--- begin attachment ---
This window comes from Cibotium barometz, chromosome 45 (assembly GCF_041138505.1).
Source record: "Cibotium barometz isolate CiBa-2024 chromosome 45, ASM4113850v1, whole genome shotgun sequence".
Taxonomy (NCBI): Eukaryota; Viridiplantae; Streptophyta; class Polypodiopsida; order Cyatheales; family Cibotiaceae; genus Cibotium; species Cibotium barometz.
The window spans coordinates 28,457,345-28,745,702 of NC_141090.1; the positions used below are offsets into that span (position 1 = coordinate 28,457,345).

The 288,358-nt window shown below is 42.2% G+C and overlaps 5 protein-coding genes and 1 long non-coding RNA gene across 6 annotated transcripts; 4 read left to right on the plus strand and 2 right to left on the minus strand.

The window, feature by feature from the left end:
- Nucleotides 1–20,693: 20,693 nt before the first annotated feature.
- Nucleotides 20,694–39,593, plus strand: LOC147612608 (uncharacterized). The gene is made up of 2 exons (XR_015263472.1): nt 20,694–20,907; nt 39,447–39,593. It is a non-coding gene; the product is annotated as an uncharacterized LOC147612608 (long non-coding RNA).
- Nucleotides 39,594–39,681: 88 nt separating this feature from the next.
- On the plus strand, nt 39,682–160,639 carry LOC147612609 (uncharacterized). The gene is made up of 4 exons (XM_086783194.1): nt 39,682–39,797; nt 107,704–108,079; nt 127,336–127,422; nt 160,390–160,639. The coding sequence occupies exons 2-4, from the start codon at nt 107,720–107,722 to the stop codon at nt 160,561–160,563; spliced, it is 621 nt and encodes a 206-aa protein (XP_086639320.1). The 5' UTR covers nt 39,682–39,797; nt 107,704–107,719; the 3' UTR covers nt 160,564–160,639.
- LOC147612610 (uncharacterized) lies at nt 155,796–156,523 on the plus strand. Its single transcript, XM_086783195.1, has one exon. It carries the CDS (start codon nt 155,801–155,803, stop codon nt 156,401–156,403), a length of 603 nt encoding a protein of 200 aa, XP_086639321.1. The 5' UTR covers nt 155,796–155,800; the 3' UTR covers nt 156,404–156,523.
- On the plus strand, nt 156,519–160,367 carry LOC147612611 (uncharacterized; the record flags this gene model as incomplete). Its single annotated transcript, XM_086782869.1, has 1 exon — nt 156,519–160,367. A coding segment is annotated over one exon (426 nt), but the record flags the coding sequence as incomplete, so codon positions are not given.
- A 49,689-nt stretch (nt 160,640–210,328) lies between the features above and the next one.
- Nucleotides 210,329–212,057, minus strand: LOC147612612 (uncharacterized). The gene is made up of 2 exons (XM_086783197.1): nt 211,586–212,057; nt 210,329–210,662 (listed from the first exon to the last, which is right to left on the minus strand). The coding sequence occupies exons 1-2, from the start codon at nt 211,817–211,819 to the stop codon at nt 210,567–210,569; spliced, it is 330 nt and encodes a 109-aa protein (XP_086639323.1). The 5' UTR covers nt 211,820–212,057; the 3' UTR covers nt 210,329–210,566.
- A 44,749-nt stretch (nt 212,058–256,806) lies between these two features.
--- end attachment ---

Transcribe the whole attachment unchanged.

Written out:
This window comes from Cibotium barometz, chromosome 45 (assembly GCF_041138505.1).
Source record: "Cibotium barometz isolate CiBa-2024 chromosome 45, ASM4113850v1, whole genome shotgun sequence".
Taxonomy (NCBI): Eukaryota; Viridiplantae; Streptophyta; class Polypodiopsida; order Cyatheales; family Cibotiaceae; genus Cibotium; species Cibotium barometz.
The window spans coordinates 28,457,345-28,745,702 of NC_141090.1; the positions used below are offsets into that span (position 1 = coordinate 28,457,345).

The 288,358-nt window shown below is 42.2% G+C and overlaps 5 protein-coding genes and 1 long non-coding RNA gene across 6 annotated transcripts; 4 read left to right on the plus strand and 2 right to left on the minus strand.

The window, feature by feature from the left end:
- Nucleotides 1–20,693: 20,693 nt before the first annotated feature.
- Nucleotides 20,694–39,593, plus strand: LOC147612608 (uncharacterized). The gene is made up of 2 exons (XR_015263472.1): nt 20,694–20,907; nt 39,447–39,593. It is a non-coding gene; the product is annotated as an uncharacterized LOC147612608 (long non-coding RNA).
- Nucleotides 39,594–39,681: 88 nt separating this feature from the next.
- On the plus strand, nt 39,682–160,639 carry LOC147612609 (uncharacterized). The gene is made up of 4 exons (XM_086783194.1): nt 39,682–39,797; nt 107,704–108,079; nt 127,336–127,422; nt 160,390–160,639. The coding sequence occupies exons 2-4, from the start codon at nt 107,720–107,722 to the stop codon at nt 160,561–160,563; spliced, it is 621 nt and encodes a 206-aa protein (XP_086639320.1). The 5' UTR covers nt 39,682–39,797; nt 107,704–107,719; the 3' UTR covers nt 160,564–160,639.
- LOC147612610 (uncharacterized) lies at nt 155,796–156,523 on the plus strand. Its single transcript, XM_086783195.1, has one exon. It carries the CDS (start codon nt 155,801–155,803, stop codon nt 156,401–156,403), a length of 603 nt encoding a protein of 200 aa, XP_086639321.1. The 5' UTR covers nt 155,796–155,800; the 3' UTR covers nt 156,404–156,523.
- On the plus strand, nt 156,519–160,367 carry LOC147612611 (uncharacterized; the record flags this gene model as incomplete). Its single annotated transcript, XM_086782869.1, has 1 exon — nt 156,519–160,367. A coding segment is annotated over one exon (426 nt), but the record flags the coding sequence as incomplete, so codon positions are not given.
- A 49,689-nt stretch (nt 160,640–210,328) lies between the features above and the next one.
- Nucleotides 210,329–212,057, minus strand: LOC147612612 (uncharacterized). The gene is made up of 2 exons (XM_086783197.1): nt 211,586–212,057; nt 210,329–210,662 (listed from the first exon to the last, which is right to left on the minus strand). The coding sequence occupies exons 1-2, from the start codon at nt 211,817–211,819 to the stop codon at nt 210,567–210,569; spliced, it is 330 nt and encodes a 109-aa protein (XP_086639323.1). The 5' UTR covers nt 211,820–212,057; the 3' UTR covers nt 210,329–210,566.
- A 44,749-nt stretch (nt 212,058–256,806) lies between these two features.